I smiled. “Don’t worry. I’ll be safe. Drive carefully.” I ended the call. “I’m sorry, Alexander. I have to be going now.” That’s when it hit me. If Cassie was right, I no longer had a home to go back to. Where would I go? Where would I live? What would I wear? I burst into tears as I realized that I had nothing but the outfit on my body. A yellow sundress and purple leggings.
“It’s all right, Marissa. Don’t cry.”
“You don’t understand.” I said in between sobs. “My apartment. My clothes. My whole life.” I buried my face in my hands and sobbed a horrible mess of myself.
“Hey, man.” said one of the other customers. “You makin’ that pretty lady cry? That ain’t cool, man.”
I rubbed away my tears and looked up at Alexander. “I’m sorry. This is a disaster. I didn’t mean to—”
“It’s all right. Have your cry out. And then tell me. What were you saying about a UFO?”
“Oh, Cassie said that—” I pulled a couple of paper napkins out of the napkin dispenser and blew my nose. “—my apartment got drowned and caught on fire and aliens came and oh! I don’t know what!” I blew my nose again.
A thoughtful look came across his face. “Yes. The fire would attract their attention. But maybe they’ve collected what they needed. Maybe they’ve moved on.”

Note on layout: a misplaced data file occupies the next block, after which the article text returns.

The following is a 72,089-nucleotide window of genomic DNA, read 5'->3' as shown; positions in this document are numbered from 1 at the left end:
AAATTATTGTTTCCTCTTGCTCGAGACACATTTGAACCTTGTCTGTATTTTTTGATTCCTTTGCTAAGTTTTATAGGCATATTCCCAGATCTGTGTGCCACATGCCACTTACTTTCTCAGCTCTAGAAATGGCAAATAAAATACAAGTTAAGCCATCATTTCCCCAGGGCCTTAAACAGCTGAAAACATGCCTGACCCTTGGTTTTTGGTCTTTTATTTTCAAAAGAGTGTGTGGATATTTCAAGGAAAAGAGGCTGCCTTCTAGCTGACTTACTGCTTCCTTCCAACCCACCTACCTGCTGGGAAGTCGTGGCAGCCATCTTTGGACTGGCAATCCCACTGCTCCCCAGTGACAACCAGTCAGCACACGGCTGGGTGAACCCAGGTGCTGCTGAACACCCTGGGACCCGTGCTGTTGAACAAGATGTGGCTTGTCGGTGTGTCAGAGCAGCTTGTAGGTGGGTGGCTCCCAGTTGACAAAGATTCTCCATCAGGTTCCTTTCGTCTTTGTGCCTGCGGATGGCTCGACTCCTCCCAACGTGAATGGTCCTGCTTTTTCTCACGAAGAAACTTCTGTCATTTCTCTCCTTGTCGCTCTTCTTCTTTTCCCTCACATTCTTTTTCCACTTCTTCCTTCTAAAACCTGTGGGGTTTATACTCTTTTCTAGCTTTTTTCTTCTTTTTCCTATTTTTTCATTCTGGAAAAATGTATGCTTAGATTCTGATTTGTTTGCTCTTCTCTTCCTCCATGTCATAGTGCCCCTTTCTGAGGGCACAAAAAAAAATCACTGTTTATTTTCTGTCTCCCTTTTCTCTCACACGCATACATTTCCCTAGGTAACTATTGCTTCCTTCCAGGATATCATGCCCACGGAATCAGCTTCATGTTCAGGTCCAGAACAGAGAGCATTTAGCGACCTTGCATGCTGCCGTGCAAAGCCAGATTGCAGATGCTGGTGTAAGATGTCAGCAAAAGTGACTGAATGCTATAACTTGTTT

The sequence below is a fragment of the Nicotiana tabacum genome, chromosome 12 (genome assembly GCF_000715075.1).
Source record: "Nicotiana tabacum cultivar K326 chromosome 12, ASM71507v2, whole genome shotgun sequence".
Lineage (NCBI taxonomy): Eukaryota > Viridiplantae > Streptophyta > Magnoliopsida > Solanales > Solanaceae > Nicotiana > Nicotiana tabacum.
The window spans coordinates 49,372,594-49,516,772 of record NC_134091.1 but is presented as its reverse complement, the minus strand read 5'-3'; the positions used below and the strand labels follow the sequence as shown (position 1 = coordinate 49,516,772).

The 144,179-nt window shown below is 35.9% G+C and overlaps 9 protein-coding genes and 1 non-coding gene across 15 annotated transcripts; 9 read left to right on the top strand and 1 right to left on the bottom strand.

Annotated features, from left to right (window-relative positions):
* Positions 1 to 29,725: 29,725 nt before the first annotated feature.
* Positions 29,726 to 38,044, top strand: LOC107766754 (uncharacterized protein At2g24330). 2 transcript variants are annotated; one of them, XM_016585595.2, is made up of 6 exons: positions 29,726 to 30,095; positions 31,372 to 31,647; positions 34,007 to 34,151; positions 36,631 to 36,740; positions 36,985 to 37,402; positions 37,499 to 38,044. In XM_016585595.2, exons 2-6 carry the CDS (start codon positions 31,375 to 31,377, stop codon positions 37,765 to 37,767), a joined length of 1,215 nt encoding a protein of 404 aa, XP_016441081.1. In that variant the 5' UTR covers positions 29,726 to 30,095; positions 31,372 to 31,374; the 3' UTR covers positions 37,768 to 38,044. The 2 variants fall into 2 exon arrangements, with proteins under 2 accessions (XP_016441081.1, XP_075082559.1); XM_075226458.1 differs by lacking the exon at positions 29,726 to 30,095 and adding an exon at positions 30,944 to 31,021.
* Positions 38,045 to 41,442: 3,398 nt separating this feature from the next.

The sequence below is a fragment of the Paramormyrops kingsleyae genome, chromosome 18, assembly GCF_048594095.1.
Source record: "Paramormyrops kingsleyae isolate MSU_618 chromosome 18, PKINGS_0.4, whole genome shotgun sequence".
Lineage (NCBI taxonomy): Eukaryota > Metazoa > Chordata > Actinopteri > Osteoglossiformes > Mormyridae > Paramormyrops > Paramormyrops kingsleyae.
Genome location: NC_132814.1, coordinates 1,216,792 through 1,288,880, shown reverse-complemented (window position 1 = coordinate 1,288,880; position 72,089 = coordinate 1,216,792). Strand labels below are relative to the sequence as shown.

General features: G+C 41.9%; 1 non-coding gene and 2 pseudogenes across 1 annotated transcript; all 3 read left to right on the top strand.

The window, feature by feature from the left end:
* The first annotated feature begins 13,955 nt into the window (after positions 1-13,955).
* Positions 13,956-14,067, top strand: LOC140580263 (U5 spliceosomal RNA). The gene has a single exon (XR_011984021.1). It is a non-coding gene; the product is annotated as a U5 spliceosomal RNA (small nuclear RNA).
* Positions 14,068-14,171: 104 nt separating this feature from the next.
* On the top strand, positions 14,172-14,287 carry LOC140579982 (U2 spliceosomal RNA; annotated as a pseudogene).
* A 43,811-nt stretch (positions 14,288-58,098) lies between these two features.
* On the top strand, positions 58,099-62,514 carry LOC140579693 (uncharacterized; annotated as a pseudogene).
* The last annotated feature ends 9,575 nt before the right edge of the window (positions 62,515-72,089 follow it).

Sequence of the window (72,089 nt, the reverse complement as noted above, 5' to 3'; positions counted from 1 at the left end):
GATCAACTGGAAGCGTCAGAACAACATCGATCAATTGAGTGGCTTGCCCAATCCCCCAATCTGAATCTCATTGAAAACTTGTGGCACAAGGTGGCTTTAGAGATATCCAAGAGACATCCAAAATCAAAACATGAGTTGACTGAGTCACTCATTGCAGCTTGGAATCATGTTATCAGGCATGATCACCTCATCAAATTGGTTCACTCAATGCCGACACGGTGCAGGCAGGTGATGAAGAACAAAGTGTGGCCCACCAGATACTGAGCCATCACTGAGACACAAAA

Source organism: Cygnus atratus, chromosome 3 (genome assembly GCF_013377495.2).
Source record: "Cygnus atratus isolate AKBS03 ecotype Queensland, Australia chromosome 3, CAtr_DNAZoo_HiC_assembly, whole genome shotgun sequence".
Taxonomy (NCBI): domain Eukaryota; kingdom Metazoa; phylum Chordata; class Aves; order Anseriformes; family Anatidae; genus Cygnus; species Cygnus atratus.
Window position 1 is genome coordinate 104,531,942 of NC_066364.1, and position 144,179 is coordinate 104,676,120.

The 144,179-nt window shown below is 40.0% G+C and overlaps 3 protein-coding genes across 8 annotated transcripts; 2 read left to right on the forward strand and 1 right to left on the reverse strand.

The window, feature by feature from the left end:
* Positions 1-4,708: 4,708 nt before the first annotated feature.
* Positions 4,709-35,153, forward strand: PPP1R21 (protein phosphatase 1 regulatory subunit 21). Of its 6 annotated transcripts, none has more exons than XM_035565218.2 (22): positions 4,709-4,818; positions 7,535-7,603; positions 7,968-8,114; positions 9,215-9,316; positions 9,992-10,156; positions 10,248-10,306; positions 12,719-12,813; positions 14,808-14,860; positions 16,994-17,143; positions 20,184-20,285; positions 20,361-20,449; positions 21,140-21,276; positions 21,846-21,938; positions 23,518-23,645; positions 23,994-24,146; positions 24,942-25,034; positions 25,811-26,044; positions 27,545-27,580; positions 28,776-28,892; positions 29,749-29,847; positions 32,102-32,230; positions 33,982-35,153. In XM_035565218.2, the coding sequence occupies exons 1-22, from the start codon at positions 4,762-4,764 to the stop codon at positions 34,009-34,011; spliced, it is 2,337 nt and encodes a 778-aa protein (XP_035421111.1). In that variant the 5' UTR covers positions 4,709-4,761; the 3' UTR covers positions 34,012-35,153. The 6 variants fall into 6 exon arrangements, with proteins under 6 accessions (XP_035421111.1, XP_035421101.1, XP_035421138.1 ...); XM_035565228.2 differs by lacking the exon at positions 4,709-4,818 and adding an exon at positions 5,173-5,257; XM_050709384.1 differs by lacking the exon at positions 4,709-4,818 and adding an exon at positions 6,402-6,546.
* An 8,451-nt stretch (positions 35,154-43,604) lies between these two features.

My voice sounded drenched and clotted up as I said, “What?”
“These aliens are old friends of mine. Weird friends. They have a passion for collecting burnt objects and turning them into works of art. I wonder where they are now.”
Benedict Cumberbatch sang in a leering baritone, “You traded my Pontiac for a Man in Black and I don’t like that.” over and over until Alexander answered his phone. “Yes? Yes. Yes. No. Here. No. Yes. The answer, my friend, is blowing in the wind. Yes.” He ended his call. “The aliens repaired your apartment as best as they could.”
“That’s nice of them.” I grabbed another five paper napkins and blew my nose a couple more times. “So, let me get this straight. Aliens from outer space have your phone number?”
“Could I have it too?”
He smiled. “I would love to give it to you. I want to talk to you again. I love the sound of your voice.”
“Even when it’s clotted up with snots and tears?”
“Yes. But I can’t give it to you. I live too far away. Your calls would never reach me in time.” He rose to his feet. “I’m sorry, Marissa. I wish I could stay, but I can’t.” He smiled. “Maybe I’ll see you again.”
“Farewell.” He pressed a button on his cell phone and disappeared in streaks of light and colored sparkles.
I sat there, gaping in disbelief.
Cassie ran up to me. “Are you okay?”
I shook my head. “Oh my gosh! I’ve just been first date dumped by an alien!”